The provision of correct water conditions at all times is the main secret of success in marine fishkeeping.
We make no apologies for repeatedly stressing this point.

As soon as living animals are present, the water begins to deteriorate through pollution of their waste products.
The basic constituent of this waste is ammonia which soon forms, by bacterial action, nitrite. Both these compounds are toxic and should either be minimised or removed. Existing aquarists will already be familiar with mechanical, chemical and biological filtration methods and all of these can be employed with marines - with some extra help too.

Protein skimming removes organic material from the water by producing a froth which is collected in a container on the skimmer and disposed of at a convenient time. Protein skimmers can be situated inside or outside the tank, and be air- or power-operated. Modern skimmers employ a needle-wheel impeller to break up introduced air to make an even efficient skimming action.

Note that in this internal protein skimmer the water current is downward - against the rising column of bubbles to increase 'contact time' for better skimming.

Water from the tank can be supplied to an external protein skimmer by a pump; forcing the water through a venturi sucks in air and creates a fine mist of very tiny bubbles. This gives a huge surface area too which the organic material can stick and thus be carried up into the container.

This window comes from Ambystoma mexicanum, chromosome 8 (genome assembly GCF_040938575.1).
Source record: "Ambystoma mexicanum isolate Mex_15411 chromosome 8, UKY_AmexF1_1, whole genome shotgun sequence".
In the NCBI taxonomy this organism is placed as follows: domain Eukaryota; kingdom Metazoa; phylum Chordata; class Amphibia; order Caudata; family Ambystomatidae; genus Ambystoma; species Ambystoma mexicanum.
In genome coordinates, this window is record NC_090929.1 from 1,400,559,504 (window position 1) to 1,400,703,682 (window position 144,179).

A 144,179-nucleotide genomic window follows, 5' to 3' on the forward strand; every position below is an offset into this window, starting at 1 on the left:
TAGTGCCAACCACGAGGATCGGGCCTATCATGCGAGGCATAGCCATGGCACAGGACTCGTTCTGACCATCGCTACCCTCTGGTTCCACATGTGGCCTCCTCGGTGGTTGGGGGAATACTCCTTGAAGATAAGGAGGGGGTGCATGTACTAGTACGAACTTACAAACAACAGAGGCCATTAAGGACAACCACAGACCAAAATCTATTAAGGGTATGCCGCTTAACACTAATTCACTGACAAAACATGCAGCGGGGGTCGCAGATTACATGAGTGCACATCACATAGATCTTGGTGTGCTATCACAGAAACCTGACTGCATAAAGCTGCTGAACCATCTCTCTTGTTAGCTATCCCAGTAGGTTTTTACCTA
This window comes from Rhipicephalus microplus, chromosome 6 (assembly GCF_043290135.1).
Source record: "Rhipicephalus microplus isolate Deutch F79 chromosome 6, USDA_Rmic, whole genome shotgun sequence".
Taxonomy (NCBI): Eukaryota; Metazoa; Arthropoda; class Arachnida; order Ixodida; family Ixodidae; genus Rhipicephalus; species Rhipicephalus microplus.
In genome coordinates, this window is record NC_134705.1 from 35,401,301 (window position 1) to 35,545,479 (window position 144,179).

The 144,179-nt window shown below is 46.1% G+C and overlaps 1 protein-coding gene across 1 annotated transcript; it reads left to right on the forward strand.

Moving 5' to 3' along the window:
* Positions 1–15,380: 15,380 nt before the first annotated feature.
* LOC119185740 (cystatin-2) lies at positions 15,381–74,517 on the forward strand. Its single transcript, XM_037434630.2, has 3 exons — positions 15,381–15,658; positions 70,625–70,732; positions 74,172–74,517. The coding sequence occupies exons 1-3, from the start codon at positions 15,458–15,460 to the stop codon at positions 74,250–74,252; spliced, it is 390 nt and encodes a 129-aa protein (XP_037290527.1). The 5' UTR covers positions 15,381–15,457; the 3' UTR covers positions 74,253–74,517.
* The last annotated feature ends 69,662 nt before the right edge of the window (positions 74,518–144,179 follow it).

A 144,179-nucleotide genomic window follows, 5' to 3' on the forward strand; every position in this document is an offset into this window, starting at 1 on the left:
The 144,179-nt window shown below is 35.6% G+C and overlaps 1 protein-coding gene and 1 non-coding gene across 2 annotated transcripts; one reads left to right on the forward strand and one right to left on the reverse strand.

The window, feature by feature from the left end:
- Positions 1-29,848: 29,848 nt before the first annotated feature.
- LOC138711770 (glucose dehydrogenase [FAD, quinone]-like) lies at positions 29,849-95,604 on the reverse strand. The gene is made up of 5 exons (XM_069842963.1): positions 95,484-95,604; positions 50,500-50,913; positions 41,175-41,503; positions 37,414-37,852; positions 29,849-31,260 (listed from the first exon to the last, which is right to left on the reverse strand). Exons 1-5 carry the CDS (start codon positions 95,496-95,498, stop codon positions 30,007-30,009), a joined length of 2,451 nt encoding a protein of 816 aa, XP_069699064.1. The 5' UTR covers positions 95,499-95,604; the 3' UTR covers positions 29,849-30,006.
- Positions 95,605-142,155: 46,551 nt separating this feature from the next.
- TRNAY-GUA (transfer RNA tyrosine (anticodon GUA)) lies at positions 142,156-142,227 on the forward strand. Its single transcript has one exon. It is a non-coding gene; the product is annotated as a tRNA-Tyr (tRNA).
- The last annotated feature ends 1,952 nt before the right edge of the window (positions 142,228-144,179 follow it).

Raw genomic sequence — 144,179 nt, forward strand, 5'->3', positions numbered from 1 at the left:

Ozone may be used in conjunction with protein skimmers to sterilise the water even further.

This modern skimmer is narrow enough to hang on the back of the tank without creating space problems. The through-flowing water has a deliberately convoluted path through the dense bubbles in the centre section.

The result of skimming is to remove much 'raw material' which would otherwise form ammonia-based compounds. Rather than have a bulky biological filter, mainists use 'Living Rock' to filter the water more completely.
Bacteria on its surface turn ammonia first into nitrite and then nitrate; bacteria on the internal surfaces of the prous rock then utilise the oxygen in the nitrate when feeding thus leaving nitrogen and completing the 'nitrogen cycle.'

Phosphate-removing materials can be used in any associated power filters to minimise growth of algae.

In addition to these measures, regular partial water changes also help to keep levels of nitrate down to a safe minimum.

What Size Aquarium?
Water Preparation
Setting-up and Running-In
Fish & Invertebrates
Water Condition Management
Useful Hints

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Last updated December 1, 2003